Since the scavenge pump is only effective to pump oil in the aforesaid nose-up attitude, the amount of power used by the scavenge pump is very small. The pump runs dry when the housing is in the other attitudes.

An object of the invention is to provide a new and improved scavenge oil system for scavenging oil from a housing that may be operable in several different attitudes, including, the use of a continuously rotating scavenge pump which is only effective to pump oil from the housing in less than all of the attitudes of the housing and which runs dry in the other attitudes to minimize power consumption.

Another object of the invention is to provide a scavenge oil system, as defined in the preceding paragraph which has very low weight and low cost and which is of compact size and highly reliable.

A further object of the invention is to provide a scavenge oil system for a blower for scavenging oil from a blower housing having a driven shaft and which provides for gravity flow of oil to a scavenge oil outlet or alternatively pumping oil from the blower housing by a scavenge pump in at least one attitude of the blower and which is of a compact size and low weight and cost. The compactness is achieved by having the scavenge system packaged inside the blower with cored flow passages in the blower main housing and the scavenge pump housing integrated therewith. The scavenge oil system has very low weight, since the cores are integrated into the blower housing, rather than the flow passages being defined by separate elements and this construction contributes to the low-cost. The scavenge pump is driven by the driven shaft of the blower and is of a simple construction having a radial blade impeller with large flow capacity and with the scavenge pump being constructed of a light composite material and very small.

The scavenge oil system is highly reliable because of its dependence upon gravity and the lack of any use of moving parts, except for the scavenge pump which is mounted directly on the driven shaft of the blower.

An additional object of the invention is to provide a scavenge oil system for scavenging oil from a housing which rotatably mounts a shaft by bearings and has a gear mesh therein for rotating the shaft and a scavenge oil outlet at the bottom of the housing, with the improvement thereto which comprises a scavenge pump in the housing at the rear thereof and having an inlet above the scavenge oil outlet and also having a scavenge pump outlet and passage means connected to said scavenge pump outlet for discharge of pumped oil.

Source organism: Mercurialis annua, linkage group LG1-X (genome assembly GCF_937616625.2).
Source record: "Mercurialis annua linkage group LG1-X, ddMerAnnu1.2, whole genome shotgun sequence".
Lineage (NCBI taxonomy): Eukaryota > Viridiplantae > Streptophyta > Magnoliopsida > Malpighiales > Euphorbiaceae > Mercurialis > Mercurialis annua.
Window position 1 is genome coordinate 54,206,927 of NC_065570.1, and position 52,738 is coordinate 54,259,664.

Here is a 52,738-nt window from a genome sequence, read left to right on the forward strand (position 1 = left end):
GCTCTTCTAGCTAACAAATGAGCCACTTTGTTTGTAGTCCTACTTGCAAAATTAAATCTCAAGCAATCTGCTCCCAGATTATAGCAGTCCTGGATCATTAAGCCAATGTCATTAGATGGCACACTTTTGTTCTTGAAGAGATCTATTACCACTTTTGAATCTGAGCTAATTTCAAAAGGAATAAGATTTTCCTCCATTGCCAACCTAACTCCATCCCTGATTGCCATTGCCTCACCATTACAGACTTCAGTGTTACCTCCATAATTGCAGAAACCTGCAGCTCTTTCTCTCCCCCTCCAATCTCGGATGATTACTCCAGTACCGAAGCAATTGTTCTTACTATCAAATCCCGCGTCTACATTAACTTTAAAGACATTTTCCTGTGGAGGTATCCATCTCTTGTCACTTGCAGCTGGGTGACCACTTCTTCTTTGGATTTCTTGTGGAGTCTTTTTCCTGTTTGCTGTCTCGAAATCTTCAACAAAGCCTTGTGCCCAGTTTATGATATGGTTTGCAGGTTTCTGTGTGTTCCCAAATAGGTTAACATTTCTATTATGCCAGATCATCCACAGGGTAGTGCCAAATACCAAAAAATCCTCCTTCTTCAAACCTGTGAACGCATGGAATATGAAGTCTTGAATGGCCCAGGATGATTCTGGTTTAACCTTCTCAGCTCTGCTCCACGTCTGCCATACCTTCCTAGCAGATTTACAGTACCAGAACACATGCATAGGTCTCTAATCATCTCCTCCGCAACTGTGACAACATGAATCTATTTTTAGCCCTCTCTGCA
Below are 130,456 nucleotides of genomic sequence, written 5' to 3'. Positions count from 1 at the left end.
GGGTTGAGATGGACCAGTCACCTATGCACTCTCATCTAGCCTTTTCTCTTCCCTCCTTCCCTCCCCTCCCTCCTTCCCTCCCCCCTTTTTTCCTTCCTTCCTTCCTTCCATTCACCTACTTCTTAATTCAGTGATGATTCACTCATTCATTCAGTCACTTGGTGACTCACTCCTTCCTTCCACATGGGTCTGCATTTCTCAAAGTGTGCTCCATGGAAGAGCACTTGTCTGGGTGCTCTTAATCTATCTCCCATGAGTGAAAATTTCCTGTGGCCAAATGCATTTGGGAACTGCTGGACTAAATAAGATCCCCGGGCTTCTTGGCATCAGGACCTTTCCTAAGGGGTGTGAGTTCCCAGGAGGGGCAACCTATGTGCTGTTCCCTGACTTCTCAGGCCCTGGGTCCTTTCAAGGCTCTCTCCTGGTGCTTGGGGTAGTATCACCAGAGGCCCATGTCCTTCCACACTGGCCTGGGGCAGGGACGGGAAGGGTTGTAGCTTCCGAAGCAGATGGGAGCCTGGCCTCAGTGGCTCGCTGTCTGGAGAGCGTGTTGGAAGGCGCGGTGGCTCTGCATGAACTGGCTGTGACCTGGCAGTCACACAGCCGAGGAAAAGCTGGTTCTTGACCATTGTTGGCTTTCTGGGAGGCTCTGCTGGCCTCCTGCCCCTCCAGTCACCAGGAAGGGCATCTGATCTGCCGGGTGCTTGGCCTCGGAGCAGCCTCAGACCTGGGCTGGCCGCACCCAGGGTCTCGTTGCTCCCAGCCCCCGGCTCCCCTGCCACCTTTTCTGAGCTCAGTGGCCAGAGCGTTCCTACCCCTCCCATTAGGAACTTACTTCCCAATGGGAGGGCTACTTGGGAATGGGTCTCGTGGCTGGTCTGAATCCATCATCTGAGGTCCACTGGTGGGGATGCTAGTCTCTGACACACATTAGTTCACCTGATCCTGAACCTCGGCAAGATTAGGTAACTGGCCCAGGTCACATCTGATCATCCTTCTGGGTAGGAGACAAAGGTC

Still another object of the invention is to provide a scavenge oil system, as defined in the preceding paragraph wherein the scavenge pump has an impeller connected to the shaft in the housing to be driven thereby.

A further object of the invention is to provide a blower having a casing having a gas flow passage, a blower housing positioned within said gas flow passage, stator means mounting said blower housing to said casing, a rotatable shaft mounted within said blower housing and having blades secured thereto, bearing means rotatably mounting said rotatable shaft in the blower housing, drive means for said rotatable shaft extending through said stator means, means including a passage through said stator means for delivering lubricating oil to said bearing means, and scavenging means including a scavenge pump and a scavenge oil outlet for scavenging lubricating oil from the blower housing in all operational positions thereof either by gravity flow to the scavenge oil outlet or by gravity flow to the scavenge pump when the lubricating oil does not flow by gravity to the scavenge oil outlet.

Additional objects of the invention are to provide a blower, as defined in the preceding paragraph, wherein the scavenging means includes a passage through the stator means and with passages formed in the walls of the blower housing which communicate with the passage through the stator means and with said passages being formed by cores in the housing.

BRIEF DESCRIPTION OF THE DRAWINGS

FIG. 1 is a central plan section of a fan or blower usable as an inlet particle separator and shown in association with a gearbox;

FIG. 2 is a vertical section, taken generally along the line 2--2 in FIG. 1;

FIG. 3 is a sectional view, taken along the line 3--3 in FIG. 2;

FIG. 4 is a central vertical section of an oil cooler blower shown in association with a gearbox; and

FIG. 5 is a plan section, taken generally along the line 5--5 in FIG. 4.

BEST MODES FOR CARRYING OUT THE INVENTION

One embodiment of the scavenge oil system is shown in FIGS. 1-3 associated with a blower operable as an inlet particle separator.